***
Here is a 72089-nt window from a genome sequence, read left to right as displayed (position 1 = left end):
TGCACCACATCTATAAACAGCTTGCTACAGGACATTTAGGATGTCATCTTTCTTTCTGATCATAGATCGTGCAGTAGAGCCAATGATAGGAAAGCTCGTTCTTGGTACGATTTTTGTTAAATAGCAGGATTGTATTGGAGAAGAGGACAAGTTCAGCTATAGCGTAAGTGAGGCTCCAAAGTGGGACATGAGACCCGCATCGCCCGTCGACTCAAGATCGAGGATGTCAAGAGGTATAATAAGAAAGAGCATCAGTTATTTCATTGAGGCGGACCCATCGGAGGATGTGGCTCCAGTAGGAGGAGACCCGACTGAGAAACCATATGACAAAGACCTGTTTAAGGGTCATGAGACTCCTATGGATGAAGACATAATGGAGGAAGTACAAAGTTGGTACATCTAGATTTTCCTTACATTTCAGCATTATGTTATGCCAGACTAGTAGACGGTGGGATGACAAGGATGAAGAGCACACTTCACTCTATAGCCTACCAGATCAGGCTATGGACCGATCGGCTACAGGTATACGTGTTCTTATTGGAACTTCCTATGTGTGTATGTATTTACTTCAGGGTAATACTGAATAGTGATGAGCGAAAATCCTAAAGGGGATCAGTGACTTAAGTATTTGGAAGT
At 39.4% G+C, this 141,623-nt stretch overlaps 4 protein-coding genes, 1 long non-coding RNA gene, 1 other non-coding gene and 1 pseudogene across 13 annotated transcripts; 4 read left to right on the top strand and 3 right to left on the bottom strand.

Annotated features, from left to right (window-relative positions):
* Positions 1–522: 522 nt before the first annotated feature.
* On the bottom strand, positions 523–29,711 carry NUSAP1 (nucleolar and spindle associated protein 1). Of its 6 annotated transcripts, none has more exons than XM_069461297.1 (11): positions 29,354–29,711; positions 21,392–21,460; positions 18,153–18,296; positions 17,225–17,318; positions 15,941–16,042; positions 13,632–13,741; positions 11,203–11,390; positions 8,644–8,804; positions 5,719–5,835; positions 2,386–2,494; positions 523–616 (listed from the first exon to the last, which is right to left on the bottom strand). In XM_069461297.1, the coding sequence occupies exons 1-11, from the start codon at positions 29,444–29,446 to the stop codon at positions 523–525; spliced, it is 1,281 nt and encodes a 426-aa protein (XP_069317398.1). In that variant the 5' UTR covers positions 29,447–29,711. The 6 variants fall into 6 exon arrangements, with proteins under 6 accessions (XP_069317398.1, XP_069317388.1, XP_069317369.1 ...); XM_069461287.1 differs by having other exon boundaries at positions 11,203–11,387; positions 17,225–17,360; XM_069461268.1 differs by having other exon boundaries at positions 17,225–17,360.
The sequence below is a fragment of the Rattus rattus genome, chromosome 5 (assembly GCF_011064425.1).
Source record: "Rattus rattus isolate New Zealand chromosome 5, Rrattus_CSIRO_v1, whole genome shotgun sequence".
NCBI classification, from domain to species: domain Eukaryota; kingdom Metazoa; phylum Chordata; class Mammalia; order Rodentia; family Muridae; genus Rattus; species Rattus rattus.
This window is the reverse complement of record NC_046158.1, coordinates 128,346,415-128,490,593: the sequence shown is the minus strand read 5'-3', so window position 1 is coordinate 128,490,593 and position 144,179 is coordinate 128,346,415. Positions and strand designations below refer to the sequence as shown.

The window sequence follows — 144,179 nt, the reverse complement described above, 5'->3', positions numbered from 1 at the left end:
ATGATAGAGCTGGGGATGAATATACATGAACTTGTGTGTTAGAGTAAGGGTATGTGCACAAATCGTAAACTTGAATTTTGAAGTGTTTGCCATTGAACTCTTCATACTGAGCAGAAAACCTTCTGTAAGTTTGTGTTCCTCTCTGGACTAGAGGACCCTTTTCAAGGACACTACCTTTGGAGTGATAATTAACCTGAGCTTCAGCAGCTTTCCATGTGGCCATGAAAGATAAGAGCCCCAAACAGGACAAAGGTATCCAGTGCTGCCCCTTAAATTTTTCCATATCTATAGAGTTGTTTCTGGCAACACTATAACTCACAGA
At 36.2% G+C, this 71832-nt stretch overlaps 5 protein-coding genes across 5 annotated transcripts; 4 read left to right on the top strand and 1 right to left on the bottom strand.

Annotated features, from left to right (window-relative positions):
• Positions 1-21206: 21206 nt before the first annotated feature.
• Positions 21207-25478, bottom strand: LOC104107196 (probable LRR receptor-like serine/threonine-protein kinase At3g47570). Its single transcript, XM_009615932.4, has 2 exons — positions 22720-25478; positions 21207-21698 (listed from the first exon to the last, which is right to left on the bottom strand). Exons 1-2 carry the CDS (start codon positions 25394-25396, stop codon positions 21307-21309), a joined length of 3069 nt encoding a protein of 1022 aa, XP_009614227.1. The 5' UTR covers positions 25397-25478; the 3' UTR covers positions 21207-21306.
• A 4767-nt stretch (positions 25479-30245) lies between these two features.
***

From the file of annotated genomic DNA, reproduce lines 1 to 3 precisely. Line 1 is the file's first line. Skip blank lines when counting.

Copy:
Here is a 72089-nt window from a genome sequence, read left to right as displayed (position 1 = left end):
TGCACCACATCTATAAACAGCTTGCTACAGGACATTTAGGATGTCATCTTTCTTTCTGATCATAGATCGTGCAGTAGAGCCAATGATAGGAAAGCTCGTTCTTGGTACGATTTTTGTTAAATAGCAGGATTGTATTGGAGAAGAGGACAAGTTCAGCTATAGCGTAAGTGAGGCTCCAAAGTGGGACATGAGACCCGCATCGCCCGTCGACTCAAGATCGAGGATGTCAAGAGGTATAATAAGAAAGAGCATCAGTTATTTCATTGAGGCGGACCCATCGGAGGATGTGGCTCCAGTAGGAGGAGACCCGACTGAGAAACCATATGACAAAGACCTGTTTAAGGGTCATGAGACTCCTATGGATGAAGACATAATGGAGGAAGTACAAAGTTGGTACATCTAGATTTTCCTTACATTTCAGCATTATGTTATGCCAGACTAGTAGACGGTGGGATGACAAGGATGAAGAGCACACTTCACTCTATAGCCTACCAGATCAGGCTATGGACCGATCGGCTACAGGTATACGTGTTCTTATTGGAACTTCCTATGTGTGTATGTATTTACTTCAGGGTAATACTGAATAGTGATGAGCGAAAATCCTAAAGGGGATCAGTGACTTAAGTATTTGGAAGT
At 39.4% G+C, this 141,623-nt stretch overlaps 4 protein-coding genes, 1 long non-coding RNA gene, 1 other non-coding gene and 1 pseudogene across 13 annotated transcripts; 4 read left to right on the top strand and 3 right to left on the bottom strand.